Flyslayer: Flies transport Campylobacter in the kitchen

I hate flies.

As a kid I would occupy myself for hours in my grandfather’s barn, swatting to death as many flies as I could. Sure it was futile, and a good indicator of life-long neuroses, but I sure like killing them.

fly.slayer.may.16Many of the houses in Brisbane don’t have screens. We paid extra to have screens installed in our new townhome. But the neurotic cats have to hang out on the balcony so the screens sometimes stay open and flies swoop in to soil my lovingly prepared meals.

My daughter calls me Flyslayer.

My partner bought me this battery-charged, tennis-racquet sized flyswatter so I can zap flies mid-flight.

Here’s why:

The house fly, Musca domestica, has been implicated as a vector of Campylobacter spp., a major cause of human disease. Little is known whether house flies serve as biological amplifying hosts or mechanical vectors for the.flyCampylobacter jejuni.

We investigated the period after C. jejuni had been ingested by house flies in which viable C. jejuni colonies could be isolated from whole bodies, the vomitus and the excreta of adult M. domestica and evaluated the activation of innate immune responses of house flies to ingested C. jejuni over time. C. jejuni could be cultured from infected houseflies soon after ingestion but no countable C. jejuni colonies were observed > 24 hours post-ingestion. We detected viable C. jejuni in house fly vomitus and excreta up to 4 hours after ingestion, but no viable bacteria were detected ≥ 8 hours. Suppression subtractive hybridization identified pathogen-induced gene expression in the intestinal tracts of adult house flies 4-24 hours after ingesting C. jejuni. We measured the expression of immune regulatory (thor, JNK, and spheroide) and effector (cecropin, diptericin, attacin, defensin and lysozyme) genes in C. jejuni-infected and -uninfected house flies using quantitative real time PCR. Some house fly factor, or combination of factors, eliminates C. jejuni within 24 hours post-ingestion.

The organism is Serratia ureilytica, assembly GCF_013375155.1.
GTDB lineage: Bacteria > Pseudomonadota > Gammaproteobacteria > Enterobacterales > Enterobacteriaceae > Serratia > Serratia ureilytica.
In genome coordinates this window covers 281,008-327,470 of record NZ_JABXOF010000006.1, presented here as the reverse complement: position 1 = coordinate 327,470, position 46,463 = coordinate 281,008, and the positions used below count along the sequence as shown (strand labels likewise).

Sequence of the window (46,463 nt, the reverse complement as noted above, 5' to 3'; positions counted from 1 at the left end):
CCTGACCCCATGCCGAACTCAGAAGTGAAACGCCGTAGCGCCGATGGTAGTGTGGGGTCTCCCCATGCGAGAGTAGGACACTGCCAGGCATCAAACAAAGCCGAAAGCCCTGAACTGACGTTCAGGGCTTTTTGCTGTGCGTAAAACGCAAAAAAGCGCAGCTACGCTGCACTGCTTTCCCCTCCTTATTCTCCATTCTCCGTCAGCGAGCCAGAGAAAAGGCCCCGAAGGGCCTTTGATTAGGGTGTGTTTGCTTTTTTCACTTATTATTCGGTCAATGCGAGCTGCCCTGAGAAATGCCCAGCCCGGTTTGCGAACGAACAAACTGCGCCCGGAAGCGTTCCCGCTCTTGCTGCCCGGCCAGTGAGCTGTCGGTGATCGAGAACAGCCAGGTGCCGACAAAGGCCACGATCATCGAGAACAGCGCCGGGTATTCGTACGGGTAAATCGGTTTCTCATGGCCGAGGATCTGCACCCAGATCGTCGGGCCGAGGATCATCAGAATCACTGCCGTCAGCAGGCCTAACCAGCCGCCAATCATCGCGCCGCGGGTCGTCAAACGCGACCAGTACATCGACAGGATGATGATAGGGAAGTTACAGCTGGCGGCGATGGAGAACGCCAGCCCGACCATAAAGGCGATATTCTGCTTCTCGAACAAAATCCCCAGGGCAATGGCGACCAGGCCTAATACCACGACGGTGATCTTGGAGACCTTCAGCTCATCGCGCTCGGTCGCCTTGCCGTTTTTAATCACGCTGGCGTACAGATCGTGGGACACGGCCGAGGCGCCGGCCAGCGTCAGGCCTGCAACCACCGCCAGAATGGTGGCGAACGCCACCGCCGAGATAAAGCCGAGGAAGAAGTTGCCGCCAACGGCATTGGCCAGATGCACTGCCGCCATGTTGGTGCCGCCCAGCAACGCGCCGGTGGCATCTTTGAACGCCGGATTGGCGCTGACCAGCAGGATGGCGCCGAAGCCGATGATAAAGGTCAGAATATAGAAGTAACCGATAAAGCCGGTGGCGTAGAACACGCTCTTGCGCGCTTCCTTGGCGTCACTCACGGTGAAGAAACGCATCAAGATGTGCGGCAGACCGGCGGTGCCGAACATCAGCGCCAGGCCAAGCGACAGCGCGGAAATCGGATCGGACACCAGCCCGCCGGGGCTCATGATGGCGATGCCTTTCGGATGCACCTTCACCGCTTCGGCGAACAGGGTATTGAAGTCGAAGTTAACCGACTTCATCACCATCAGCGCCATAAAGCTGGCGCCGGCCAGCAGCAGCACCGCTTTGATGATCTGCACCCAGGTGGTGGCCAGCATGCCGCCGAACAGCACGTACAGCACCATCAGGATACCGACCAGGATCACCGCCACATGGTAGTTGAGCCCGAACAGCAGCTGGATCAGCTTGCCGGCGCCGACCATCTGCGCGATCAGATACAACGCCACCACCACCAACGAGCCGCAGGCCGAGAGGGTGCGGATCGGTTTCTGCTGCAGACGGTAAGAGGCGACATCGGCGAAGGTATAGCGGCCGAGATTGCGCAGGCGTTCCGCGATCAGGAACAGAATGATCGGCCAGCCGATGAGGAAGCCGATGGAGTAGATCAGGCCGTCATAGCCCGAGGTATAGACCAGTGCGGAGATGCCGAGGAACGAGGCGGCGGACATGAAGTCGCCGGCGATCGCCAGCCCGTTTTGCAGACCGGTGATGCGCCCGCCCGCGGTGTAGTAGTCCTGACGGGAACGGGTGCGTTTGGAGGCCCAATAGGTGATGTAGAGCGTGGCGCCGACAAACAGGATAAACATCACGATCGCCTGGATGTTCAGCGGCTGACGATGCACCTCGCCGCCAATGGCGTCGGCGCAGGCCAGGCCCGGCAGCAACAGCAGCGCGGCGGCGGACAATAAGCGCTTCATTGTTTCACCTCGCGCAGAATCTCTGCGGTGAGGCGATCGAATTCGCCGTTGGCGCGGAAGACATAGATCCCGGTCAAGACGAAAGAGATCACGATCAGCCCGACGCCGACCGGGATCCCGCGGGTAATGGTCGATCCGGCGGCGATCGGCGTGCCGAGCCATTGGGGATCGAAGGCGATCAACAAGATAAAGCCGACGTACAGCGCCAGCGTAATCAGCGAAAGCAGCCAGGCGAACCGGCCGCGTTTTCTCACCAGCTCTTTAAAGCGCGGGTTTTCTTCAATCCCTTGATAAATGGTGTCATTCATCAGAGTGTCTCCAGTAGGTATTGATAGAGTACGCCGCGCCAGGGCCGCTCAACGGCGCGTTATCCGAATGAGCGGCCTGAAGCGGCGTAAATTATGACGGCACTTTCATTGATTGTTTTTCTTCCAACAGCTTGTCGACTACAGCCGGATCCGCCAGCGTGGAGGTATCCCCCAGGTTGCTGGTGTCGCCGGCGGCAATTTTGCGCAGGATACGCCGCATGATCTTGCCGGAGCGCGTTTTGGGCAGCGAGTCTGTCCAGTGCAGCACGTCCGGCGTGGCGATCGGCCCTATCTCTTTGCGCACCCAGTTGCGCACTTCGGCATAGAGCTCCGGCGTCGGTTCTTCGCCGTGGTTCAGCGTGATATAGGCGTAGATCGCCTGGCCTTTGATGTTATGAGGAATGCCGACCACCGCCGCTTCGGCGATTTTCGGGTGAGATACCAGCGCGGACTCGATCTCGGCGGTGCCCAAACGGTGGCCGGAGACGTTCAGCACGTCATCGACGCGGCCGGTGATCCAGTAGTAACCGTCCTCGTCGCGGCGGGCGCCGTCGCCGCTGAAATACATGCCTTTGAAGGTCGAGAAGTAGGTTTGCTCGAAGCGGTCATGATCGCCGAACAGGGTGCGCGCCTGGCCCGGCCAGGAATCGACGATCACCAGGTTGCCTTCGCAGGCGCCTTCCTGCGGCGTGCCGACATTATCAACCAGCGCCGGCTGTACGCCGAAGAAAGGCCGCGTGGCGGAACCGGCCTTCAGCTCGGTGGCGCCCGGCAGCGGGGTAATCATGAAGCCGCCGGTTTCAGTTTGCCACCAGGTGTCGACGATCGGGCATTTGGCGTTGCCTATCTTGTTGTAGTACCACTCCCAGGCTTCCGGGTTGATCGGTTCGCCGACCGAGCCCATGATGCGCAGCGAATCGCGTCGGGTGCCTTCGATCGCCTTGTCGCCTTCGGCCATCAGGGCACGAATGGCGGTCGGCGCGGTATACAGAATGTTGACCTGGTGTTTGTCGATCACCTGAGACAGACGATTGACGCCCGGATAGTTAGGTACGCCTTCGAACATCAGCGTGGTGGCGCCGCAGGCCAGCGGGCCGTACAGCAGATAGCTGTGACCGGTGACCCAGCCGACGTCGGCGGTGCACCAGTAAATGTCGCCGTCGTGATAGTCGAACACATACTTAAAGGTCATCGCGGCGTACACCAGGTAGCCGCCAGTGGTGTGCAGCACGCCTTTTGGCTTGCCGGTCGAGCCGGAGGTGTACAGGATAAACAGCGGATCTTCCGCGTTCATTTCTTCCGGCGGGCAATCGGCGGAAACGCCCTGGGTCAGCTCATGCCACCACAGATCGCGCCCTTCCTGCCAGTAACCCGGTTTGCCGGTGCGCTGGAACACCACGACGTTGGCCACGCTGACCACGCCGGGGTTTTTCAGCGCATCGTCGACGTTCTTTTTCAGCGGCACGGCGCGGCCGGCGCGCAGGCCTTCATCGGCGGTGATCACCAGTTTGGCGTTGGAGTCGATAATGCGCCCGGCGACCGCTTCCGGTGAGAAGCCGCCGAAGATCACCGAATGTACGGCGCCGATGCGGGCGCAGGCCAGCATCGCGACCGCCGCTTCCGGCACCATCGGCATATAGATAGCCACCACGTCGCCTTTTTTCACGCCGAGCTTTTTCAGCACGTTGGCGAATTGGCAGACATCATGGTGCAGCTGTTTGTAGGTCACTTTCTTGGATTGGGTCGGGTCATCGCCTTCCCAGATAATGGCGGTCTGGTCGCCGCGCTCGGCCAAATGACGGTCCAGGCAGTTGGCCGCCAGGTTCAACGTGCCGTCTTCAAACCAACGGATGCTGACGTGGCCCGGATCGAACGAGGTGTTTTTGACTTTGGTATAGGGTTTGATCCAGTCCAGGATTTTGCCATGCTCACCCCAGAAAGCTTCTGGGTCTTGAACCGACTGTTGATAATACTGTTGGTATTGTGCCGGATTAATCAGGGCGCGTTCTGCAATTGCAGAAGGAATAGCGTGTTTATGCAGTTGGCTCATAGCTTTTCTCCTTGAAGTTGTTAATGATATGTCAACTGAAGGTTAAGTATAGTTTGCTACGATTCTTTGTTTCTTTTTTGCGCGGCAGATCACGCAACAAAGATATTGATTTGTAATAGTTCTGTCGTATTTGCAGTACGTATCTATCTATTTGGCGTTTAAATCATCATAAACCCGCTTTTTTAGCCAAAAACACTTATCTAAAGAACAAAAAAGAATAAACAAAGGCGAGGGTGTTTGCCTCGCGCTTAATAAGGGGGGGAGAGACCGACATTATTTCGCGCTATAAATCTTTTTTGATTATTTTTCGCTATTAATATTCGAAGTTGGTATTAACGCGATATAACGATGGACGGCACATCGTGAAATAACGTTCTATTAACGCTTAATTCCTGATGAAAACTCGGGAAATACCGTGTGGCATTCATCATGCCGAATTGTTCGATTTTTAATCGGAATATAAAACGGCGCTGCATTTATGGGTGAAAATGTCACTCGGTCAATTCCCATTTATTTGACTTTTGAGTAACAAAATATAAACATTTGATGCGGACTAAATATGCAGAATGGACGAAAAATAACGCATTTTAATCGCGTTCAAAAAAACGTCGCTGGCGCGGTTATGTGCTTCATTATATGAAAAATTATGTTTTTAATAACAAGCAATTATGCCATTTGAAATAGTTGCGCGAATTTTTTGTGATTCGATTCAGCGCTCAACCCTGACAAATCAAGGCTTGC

Because C. jejuni is not amplified within the body of the housefly, this insect likely serves as a mechanical vector rather than as a true biological, amplifying vector for C. jejuni, and adds to our understanding of insect-pathogen interactions. 

Campylobacter jejuni in Musca domestica: An examination of survival and transmission potential in light of the innate immune responses of the house flies

Insect Science. doi: 10.1111/1744-7917.12353.

Gill, S. Bahrndorff, and C. Lowenberger

http://www.ncbi.nlm.nih.gov/pubmed/27134186